I wrote the following article in 2009 for TEACH magazine. Just recently I’ve once again been exposed to a number of posts and articles on modesty. As I read this again I realized its message is as relevant today as it was in 2009 so I’ve decided to post it here.
I have a young adult son and young adult daughters, so I’ve faced many sides of this issue. Read this article and let me know your thoughts. How are you making this work in your home?
In my next post I will provide you with some online resources about modesty for both men and women.
Can We Truly Claim Ignorance? By Phyllis Sather
Modesty. What could such an old-fashioned word have to do with Christian women of today?
I’m reminded of the story of David and Bathsheba in 2 Samuel 11–12. I’ve heard many sermons about David’s sin, but I’ve never heard one about Bathsheba’s sin. There are differences—David’s was huge, while in comparison Bathsheba’s sin was quite small. David’s was deliberate, while Bathsheba’s was perhaps one of ignorance. Still, I have to wonder; would David have fallen if Bathsheba had been more discrete about where or when she bathed?
It is in this context that my daughters and I have made decisions about how we will dress and present ourselves.
As a first-generation Christian, I was exposed to teaching on modesty at a homeschool conference about 13 years ago. To be honest, I hadn’t really given it much thought before that time. There was a dress code for the conference. Women and girls had to wear below-the-knee dresses or skirts and men and boys were to wear dress pants and dress shirts. Since there were going to be a large number of us in the town where the conference was held, they asked us to give a good impression of homeschoolers by dressing modestly and neatly.
My husband said he was surprised at how shocking it had been for him to walk into a restaurant after spending the entire day with modestly dressed women and girls. He couldn’t believe how much he was acclimated to the immodest dress of today, but after being away from it for just a day, once again it seemed shocking.
One of our daughters was very impressed by wearing dresses for an entire week and later asked us if she could wear dresses more often. This caused us to discuss modesty and we began to make some changes in how we dressed. Isn’t it wonderful how the Lord can use the heart of a child to change the direction of an entire family?
Since our daughters are 20 and 21, I do understand young girls’ desire to be fashionable, but many of today’s fashions are just not meant for godly young girls and women to wear.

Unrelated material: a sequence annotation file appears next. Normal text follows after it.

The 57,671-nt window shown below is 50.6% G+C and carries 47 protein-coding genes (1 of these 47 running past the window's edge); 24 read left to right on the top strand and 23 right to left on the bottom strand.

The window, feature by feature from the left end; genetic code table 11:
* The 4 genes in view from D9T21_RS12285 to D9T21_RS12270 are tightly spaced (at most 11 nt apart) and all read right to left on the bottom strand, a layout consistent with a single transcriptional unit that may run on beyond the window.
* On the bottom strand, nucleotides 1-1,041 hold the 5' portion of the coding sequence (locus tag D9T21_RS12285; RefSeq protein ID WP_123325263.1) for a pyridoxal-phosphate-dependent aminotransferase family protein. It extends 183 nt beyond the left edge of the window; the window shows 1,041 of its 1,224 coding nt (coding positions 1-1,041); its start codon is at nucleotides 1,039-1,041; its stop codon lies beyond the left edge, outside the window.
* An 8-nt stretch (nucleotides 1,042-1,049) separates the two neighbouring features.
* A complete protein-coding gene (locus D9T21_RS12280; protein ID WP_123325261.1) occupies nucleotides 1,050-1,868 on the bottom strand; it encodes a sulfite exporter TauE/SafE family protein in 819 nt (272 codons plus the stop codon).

First and foremost, modesty begins in your heart. If our heart’s desire is to keep from defrauding young men by the way we dress and act, we will be willing to pass up fashions that entice rather than promote godliness. This is an issue that needs to be dealt with between you and the Lord. If you find yourself struggling here, cry out to the Lord. He is always ready to help us with necessary heart changes. I know—I’ve needed many of them over the years.
Here are some practical suggestions to help you determine if what you are wearing is appropriate.
First, before you wear any article of clothing in public, be sure to look at yourself in a full-length mirror. Bend over. Ask yourself —what shows at the front of your blouse or shirt when you do this? What shows from the back or side when you do this? If you bend over to retrieve a younger sibling, will you be baring your midriff in the front or back? What happens when you sit down? There are many times that clothing looks perfectly fine when you are standing but is very revealing when you bend over or sit down.
Next, ask yourself—what part of my person does this clothing accentuate? As Godly women we should strive to have people look at our countenance rather than at parts of our bodies. To accomplish this, there are several things we can do.
Wear a smile. A smile naturally draws attention to your face. Being modest and attractive has more to do with our heart’s condition before the Lord than it does with what we wear. A smile brightens your face and says, “Hello” before you speak a word. Choose appropriate colors that enhance your skin tones. Choose a hairstyle that complements the shape of your face. Wear special accents near your face. Once again, these will all draw attention to your countenance.
Wear clothing that fits properly and is appropriate to the occasion. Avoid clothing and accessories that attract the observer’s attention to other parts of your person, such as bare skin, and sheer or clinging fabrics that reveal by suggestion rather than by fact. Writing on clothing attracts the observer to the part of the anatomy where the message appears. Avoid fads such as jagged hems, brightly-colored hosiery, or jangling jewelry, which draw the observer’s curiosity and attention.
Consider asking your husband or father. Yes, asking your husband, father, or sometimes even a brother, can be very helpful in determining whether something we want to wear will help us to have the Godly appearance we are striving for or will be a visual trap to some young man.
Ladies, ignorance just cannot be an excuse these days. If we want to have godly young men for our daughters to marry someday, we need to actively participate in helping them to keep themselves pure by training our daughters not to subtly tempt them by the way they dress or act.
“Be very careful, then, how you live—not as unwise but as wise, making the most of every opportunity, because the days are evil. Therefore do not be foolish, but understand what the Lord’s will is . . .” Ephesians 5:15-18
Finding Joy in the Journey,
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